>That's the very problem...I would not expect all browsers to adhere to
>HyTime, whether it is prescribed/recommended/whatever in the XML spec
>or not; and in any event, our discussion seems to turn on the precise
>aspect of this which causes the difficulty -- what to do with DTD-less
DTD-less instances is a good point and a strong argument for using
attributes only when you expect your data to be used in such an environment.
During the Genesis of XML authors might say to themselves:-
"Some XML browsers support DTDs. Some do not. For widest possible coverage
with my XML docs I should aim at the lowest common denominator XML
Therefore I will do Hypertext entirely via attributes. Therefore I have to do
a ton of extra markup in my docs:-(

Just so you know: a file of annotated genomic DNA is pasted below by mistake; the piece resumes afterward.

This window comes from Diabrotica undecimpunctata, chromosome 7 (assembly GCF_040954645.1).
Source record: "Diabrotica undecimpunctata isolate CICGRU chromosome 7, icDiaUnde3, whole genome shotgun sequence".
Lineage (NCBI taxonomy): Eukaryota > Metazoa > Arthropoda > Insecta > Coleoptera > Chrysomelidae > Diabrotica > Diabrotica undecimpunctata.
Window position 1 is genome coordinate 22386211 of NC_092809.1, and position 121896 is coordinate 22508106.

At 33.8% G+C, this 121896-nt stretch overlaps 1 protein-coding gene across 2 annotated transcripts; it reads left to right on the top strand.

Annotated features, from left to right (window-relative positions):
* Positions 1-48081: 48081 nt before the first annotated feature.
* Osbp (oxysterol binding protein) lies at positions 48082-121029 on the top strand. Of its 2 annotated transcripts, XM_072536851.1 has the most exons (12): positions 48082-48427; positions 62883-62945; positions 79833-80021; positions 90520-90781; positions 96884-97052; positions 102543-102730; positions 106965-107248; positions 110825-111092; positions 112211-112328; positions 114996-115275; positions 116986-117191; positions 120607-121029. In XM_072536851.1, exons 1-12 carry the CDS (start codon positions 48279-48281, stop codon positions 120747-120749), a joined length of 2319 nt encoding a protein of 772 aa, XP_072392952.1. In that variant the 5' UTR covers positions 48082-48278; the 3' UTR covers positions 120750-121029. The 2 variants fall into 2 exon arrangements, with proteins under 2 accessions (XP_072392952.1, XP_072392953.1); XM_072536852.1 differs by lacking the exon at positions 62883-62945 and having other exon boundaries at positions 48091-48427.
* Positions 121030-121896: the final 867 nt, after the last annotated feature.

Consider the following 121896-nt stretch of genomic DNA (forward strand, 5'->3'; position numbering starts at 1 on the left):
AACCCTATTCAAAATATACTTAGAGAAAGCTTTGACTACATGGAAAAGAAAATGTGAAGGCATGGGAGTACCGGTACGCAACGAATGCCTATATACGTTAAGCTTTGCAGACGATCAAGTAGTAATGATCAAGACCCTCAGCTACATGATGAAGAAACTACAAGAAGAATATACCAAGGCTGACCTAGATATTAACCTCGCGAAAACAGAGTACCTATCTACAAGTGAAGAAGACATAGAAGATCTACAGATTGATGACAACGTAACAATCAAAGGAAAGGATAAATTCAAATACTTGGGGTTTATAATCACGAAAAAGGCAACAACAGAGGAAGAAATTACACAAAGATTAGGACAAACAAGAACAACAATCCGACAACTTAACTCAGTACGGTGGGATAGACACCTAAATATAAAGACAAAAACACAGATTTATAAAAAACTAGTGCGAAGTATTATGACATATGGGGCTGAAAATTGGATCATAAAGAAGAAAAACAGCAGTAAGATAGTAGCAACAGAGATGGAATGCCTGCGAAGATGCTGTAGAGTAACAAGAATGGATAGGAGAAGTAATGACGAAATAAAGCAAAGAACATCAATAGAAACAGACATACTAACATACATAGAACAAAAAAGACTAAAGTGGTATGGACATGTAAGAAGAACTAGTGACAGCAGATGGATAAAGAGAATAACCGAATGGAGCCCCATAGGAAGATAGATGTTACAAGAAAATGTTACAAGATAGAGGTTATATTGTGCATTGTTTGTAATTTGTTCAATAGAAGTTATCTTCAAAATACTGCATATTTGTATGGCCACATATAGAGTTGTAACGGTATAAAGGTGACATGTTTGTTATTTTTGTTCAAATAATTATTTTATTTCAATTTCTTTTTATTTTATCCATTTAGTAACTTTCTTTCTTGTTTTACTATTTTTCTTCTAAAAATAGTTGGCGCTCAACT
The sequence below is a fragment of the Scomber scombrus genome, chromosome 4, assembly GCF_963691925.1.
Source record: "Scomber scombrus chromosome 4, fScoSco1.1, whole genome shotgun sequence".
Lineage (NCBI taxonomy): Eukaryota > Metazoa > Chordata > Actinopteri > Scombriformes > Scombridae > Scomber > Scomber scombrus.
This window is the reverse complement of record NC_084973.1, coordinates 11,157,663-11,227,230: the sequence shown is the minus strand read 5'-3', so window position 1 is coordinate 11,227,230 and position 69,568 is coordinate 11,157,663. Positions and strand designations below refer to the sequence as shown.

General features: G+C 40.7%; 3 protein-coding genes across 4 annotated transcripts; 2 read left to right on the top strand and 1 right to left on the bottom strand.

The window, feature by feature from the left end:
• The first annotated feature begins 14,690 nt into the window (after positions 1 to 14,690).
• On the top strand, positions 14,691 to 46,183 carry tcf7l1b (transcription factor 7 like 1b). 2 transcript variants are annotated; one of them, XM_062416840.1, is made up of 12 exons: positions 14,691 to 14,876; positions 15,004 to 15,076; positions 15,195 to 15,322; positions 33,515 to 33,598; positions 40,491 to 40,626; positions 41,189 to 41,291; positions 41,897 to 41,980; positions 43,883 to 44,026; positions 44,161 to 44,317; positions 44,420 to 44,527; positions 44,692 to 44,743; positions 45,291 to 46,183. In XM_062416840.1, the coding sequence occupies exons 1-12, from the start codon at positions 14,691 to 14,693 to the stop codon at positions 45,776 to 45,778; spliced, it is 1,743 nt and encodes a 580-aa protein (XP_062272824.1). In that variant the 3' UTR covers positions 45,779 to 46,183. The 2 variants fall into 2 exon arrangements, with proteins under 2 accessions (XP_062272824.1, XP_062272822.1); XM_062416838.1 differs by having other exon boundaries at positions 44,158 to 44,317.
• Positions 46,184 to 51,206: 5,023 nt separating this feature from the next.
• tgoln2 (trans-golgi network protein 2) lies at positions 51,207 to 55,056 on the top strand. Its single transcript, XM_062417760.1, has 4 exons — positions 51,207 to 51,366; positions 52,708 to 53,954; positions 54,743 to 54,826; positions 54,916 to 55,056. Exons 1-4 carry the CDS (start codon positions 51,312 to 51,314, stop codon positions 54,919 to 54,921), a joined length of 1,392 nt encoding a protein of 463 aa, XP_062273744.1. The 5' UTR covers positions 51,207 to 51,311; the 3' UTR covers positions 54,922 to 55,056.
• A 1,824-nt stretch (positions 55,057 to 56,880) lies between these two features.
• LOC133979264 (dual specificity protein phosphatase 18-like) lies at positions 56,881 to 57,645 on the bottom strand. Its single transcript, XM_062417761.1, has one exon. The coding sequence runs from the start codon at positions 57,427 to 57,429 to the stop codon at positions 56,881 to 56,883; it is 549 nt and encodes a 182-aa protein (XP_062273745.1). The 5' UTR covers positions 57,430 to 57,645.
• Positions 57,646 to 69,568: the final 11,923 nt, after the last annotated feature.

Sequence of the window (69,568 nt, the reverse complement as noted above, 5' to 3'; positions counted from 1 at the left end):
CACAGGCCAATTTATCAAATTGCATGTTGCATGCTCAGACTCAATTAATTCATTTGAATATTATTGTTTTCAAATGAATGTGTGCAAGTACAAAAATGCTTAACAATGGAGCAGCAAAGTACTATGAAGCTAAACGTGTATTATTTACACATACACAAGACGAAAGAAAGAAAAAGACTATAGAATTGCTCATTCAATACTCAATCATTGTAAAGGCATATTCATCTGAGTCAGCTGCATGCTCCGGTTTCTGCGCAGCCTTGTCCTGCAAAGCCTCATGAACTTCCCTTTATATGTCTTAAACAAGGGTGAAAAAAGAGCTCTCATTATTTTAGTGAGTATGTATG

After the promised land is reached, and all XML browsers support DTDs this will
result in a "legacy XML" situation where Hypertext etc. has been hard-wired
via attributes and thus that much more difficult to maintain :-((("
Is this the case?
If so, the only way of circumventing this that I can see is getting the
the server to hand-shake to agree on the browsers capabilities.
DTD-Challenged XML Client gets a "SPAMmed" version of the XML document.
DTD-Aware XML CLient gets Instance + DTD.
This preserves the XML doc is a maintainable state (easy to change AF stuff
and have the changes refelected immediately in the instances) whilst avoiding
creating hard-wired instances.
Sean Mc Grath